What better way to acknowledge the great Rev. Dr. Martin Luther King, Jr. who the nation honors today, than in his own words?
Dr. King spoke to the 1966 Unitarian Universalist General Assembly in Hollywood, Florida, as the distinguished Ware Lecturer. His remarks are very long, so I reprint only a segment here. The entire address can be found on the UUA website.
For some context, the Montgomery Bus Boycott was in 1955-56, the “I Have a Dream” speech was delivered on the Washington Mall in 1963, and the Nobel Peace Prize was awarded in 1964. At the time of this speech, the Civil Rights Act had been in place for not quite two years, and the Voting Rights Act for not quite one year. Dr. King was tragically killed almost exactly two years later.
Note: I have added some paragraph breaks to make this easier to read.
from the Ware Lecture to the 1966 Unitarian Universalist Association
by the Rev. Dr. Martin Luther King, Jr.
Another thing about this philosophy [non-violence] which is often misunderstood and that it says that at its best the love ethic can be a reality in a social revolution. Most revolutions in the past have been based on hope and hate, with the rising expectations of the revolutionaries implemented by hate for the perpetrators of the unjust system in the old order. I think the different thing about the revolution that has taken place in our country is that it has maintained the hope element and at the same time it has added the dimension of love.
Many people would disagree with me and say that love hasn’t been there. I think we have to stop and talk about what we mean in this context because I would be the first to say that it is nonsense to urge oppressed people to love their violent oppressors in an affectionate sense. And I’m certainly not talking about that when I talk above love standing at the center of our struggle. I think it is necessary to see the meaning of love in higher terms. The Greek language has three words for love – one is the eros, another is the word filio, and another is the word agape. I’m thinking not of eros, or of friendship as expressed in filio, but of agape, which is understanding, creative, redemptive good will for all men, an overflowing love which seeks nothing in return. When one rises to love on this level, he loves a person who does the evil deed while hating the deed. I believe that in our best moments in this struggle we have tried to adhere to this.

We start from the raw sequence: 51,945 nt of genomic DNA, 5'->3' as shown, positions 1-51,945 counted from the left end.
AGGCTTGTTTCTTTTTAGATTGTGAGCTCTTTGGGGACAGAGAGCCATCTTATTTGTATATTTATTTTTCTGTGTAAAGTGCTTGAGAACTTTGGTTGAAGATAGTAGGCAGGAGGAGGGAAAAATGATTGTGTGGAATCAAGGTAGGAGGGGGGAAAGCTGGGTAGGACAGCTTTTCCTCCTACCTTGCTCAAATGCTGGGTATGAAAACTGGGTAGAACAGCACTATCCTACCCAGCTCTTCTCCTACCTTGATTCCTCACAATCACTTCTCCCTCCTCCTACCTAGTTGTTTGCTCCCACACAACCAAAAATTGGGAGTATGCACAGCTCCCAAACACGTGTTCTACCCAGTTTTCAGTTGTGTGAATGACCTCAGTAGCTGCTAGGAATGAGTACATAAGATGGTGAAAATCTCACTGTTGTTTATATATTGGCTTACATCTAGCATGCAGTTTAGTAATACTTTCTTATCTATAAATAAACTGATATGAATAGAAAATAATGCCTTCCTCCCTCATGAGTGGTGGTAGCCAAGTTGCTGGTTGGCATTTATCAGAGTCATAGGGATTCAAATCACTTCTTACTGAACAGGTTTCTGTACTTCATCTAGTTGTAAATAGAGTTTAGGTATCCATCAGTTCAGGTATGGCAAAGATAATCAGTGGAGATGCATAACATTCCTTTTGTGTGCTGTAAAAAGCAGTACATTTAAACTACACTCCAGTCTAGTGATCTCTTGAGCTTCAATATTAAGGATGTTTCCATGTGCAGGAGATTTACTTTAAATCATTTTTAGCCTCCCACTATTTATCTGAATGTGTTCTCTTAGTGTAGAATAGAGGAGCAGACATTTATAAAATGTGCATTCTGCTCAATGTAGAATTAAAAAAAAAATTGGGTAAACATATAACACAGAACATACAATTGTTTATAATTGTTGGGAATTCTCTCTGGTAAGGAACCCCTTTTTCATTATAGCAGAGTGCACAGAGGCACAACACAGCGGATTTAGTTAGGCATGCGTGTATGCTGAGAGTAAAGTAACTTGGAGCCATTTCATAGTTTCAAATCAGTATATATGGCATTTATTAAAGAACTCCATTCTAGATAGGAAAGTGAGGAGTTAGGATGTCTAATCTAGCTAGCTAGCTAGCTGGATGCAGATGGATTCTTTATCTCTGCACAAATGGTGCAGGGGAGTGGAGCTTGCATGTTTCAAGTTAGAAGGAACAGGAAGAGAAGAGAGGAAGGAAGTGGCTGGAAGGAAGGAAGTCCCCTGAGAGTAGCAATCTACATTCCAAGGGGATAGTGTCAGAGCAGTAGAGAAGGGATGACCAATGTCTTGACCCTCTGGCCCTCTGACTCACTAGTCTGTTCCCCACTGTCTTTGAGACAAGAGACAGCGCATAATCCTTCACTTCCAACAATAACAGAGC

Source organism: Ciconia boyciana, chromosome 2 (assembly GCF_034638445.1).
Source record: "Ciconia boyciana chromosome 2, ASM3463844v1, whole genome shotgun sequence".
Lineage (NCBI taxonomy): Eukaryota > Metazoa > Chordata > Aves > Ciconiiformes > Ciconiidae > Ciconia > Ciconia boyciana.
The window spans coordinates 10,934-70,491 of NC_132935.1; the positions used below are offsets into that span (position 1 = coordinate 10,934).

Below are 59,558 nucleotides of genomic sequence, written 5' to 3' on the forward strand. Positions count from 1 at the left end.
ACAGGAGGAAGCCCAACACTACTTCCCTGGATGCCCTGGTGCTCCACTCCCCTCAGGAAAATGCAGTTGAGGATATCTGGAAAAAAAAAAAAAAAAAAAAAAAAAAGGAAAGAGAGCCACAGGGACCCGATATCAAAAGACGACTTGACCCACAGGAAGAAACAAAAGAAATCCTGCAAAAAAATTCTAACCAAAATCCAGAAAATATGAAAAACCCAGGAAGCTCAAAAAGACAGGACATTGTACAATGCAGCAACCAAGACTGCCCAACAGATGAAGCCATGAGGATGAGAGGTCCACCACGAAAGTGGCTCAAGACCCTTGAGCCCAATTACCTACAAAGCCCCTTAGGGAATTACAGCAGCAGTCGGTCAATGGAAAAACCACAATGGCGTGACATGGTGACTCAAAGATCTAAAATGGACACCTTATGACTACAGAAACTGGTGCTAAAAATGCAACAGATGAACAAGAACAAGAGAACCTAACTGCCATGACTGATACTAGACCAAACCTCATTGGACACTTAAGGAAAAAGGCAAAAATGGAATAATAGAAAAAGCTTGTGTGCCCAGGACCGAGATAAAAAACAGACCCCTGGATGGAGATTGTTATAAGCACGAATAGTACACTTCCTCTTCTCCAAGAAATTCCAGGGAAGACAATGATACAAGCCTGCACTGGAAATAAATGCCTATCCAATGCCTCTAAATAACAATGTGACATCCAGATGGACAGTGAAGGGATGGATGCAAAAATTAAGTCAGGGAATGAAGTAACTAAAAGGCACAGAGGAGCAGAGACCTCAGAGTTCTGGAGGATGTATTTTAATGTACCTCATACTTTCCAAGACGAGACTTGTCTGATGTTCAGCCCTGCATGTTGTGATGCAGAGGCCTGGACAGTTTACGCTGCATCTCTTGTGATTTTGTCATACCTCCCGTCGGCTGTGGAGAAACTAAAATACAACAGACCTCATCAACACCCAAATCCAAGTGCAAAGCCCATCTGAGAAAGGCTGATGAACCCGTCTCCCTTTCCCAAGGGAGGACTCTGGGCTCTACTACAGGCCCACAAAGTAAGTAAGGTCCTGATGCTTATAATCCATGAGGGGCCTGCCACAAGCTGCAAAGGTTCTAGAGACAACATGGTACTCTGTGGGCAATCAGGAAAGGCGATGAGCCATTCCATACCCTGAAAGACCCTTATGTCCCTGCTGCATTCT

(Read on … )
, Martin Luther King
, social action
, Ware Lecture